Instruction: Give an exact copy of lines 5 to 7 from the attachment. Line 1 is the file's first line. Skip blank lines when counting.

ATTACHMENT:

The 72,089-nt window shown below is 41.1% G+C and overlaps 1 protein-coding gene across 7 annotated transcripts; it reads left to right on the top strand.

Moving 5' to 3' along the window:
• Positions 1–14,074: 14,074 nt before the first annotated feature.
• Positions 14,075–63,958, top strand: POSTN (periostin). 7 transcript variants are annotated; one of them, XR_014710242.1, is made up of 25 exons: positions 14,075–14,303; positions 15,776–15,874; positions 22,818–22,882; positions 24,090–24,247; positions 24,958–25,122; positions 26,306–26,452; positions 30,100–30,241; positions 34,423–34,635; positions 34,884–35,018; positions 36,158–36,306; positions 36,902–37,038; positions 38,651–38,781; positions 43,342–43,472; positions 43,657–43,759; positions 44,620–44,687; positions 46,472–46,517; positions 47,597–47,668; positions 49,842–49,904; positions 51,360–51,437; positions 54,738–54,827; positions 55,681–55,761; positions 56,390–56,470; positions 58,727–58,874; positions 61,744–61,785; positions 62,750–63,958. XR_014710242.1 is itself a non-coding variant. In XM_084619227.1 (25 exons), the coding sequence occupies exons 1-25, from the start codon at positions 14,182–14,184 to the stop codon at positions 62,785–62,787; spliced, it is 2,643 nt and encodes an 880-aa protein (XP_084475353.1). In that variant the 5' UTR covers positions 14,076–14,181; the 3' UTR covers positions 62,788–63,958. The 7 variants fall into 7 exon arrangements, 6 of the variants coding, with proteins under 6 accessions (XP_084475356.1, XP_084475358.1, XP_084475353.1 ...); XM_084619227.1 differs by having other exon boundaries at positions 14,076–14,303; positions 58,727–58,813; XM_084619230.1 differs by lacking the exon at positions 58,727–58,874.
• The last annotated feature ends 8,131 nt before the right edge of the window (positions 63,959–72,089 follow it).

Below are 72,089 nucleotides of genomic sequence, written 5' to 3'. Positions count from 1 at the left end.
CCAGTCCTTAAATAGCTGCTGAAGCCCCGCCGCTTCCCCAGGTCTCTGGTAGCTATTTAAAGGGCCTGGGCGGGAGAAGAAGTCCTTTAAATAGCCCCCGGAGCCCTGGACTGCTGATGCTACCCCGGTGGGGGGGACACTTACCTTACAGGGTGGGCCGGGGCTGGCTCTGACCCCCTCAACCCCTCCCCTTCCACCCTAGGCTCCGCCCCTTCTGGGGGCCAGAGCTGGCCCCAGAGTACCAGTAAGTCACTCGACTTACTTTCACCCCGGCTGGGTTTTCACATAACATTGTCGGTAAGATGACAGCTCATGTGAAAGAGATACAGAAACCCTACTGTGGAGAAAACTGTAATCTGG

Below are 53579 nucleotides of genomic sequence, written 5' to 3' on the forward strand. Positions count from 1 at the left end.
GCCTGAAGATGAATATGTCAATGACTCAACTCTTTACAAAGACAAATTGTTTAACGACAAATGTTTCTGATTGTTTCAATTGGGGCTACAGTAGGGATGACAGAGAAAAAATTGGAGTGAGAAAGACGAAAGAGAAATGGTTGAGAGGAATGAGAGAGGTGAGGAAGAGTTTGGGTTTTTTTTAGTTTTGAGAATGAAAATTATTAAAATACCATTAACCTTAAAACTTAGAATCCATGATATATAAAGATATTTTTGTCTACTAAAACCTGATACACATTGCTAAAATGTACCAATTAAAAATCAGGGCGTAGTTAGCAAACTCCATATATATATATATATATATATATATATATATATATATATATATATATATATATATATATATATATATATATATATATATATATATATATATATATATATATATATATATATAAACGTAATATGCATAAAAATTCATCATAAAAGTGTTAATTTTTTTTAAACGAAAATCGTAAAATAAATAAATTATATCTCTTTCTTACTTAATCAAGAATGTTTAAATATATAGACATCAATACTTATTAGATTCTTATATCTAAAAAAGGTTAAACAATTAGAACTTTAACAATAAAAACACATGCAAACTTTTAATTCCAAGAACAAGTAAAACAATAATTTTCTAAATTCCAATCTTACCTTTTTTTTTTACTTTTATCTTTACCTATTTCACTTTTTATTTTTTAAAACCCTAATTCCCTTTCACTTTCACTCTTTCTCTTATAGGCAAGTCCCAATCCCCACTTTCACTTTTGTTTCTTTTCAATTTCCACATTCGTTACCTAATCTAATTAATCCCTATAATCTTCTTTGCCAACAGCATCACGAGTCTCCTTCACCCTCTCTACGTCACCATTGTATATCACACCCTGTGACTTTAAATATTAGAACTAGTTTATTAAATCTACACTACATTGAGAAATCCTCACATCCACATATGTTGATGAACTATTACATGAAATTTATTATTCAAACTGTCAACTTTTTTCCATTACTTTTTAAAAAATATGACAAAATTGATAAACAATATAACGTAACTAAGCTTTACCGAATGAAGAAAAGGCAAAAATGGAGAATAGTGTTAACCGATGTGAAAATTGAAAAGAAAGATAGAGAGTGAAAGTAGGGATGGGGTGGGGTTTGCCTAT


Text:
• The last annotated feature ends 8,131 nt before the right edge of the window (positions 63,959–72,089 follow it).

Below are 72,089 nucleotides of genomic sequence, written 5' to 3'. Positions count from 1 at the left end.
CCAGTCCTTAAATAGCTGCTGAAGCCCCGCCGCTTCCCCAGGTCTCTGGTAGCTATTTAAAGGGCCTGGGCGGGAGAAGAAGTCCTTTAAATAGCCCCCGGAGCCCTGGACTGCTGATGCTACCCCGGTGGGGGGGACACTTACCTTACAGGGTGGGCCGGGGCTGGCTCTGACCCCCTCAACCCCTCCCCTTCCACCCTAGGCTCCGCCCCTTCTGGGGGCCAGAGCTGGCCCCAGAGTACCAGTAAGTCACTCGACTTACTTTCACCCCGGCTGGGTTTTCACATAACATTGTCGGTAAGATGACAGCTCATGTGAAAGAGATACAGAAACCCTACTGTGGAGAAAACTGTAATCTGG